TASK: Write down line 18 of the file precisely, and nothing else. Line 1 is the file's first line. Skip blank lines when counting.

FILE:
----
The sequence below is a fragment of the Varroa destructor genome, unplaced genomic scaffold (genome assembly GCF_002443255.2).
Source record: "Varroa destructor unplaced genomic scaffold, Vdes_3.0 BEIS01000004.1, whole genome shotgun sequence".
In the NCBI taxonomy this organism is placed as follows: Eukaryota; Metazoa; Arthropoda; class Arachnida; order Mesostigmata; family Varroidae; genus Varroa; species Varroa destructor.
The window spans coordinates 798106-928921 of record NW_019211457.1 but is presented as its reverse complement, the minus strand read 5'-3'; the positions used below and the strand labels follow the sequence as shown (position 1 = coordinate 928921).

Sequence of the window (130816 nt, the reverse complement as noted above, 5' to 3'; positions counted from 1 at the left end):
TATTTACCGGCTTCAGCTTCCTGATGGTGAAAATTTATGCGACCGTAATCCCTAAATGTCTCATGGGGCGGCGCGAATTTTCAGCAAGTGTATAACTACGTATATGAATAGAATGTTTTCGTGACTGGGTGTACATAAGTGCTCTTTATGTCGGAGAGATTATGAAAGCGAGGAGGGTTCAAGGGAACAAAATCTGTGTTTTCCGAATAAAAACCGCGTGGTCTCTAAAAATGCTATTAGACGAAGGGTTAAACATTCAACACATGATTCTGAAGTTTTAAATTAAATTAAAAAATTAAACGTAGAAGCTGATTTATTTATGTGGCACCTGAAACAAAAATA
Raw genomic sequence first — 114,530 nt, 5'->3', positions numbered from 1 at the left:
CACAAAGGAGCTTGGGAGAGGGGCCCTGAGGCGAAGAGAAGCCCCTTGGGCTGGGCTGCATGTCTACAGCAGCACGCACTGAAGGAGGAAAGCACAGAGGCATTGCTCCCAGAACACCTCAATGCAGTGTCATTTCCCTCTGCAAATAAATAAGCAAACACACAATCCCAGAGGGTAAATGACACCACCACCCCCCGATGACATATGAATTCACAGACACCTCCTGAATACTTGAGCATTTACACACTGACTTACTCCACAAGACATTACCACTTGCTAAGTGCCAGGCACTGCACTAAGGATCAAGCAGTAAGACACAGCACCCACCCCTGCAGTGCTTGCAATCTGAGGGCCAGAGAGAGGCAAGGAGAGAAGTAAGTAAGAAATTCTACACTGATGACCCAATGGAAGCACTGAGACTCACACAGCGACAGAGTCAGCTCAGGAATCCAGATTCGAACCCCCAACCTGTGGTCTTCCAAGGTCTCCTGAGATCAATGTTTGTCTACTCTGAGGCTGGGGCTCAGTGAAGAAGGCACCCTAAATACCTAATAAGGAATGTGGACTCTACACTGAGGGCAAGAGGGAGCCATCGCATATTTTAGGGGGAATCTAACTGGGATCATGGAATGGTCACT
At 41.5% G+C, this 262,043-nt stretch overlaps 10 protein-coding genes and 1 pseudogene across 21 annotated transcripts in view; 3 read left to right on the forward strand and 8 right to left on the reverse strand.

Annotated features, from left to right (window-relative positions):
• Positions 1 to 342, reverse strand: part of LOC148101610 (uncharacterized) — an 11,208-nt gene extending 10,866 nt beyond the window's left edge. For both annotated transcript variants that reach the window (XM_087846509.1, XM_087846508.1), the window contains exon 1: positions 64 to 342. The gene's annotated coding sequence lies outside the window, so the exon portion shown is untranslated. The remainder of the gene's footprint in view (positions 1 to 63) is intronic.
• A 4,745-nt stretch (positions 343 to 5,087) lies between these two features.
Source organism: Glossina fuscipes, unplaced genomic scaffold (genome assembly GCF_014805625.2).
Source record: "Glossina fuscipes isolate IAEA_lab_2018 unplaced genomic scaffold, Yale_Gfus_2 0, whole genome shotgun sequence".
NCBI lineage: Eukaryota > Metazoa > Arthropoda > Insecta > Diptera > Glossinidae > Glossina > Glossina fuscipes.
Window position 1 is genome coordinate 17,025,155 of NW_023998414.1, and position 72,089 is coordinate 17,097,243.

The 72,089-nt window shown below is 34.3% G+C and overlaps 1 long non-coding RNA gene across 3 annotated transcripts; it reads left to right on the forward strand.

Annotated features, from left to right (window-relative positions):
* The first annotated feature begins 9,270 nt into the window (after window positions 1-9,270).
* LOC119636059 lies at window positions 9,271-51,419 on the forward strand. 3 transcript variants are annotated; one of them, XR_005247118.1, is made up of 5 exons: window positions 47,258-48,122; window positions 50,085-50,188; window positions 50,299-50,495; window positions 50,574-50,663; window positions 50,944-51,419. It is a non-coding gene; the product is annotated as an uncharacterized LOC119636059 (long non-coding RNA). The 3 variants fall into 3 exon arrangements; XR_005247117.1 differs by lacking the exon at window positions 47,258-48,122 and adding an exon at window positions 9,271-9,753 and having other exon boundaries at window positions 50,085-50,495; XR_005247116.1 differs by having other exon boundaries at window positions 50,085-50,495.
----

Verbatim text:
Annotated features, from left to right (window-relative positions):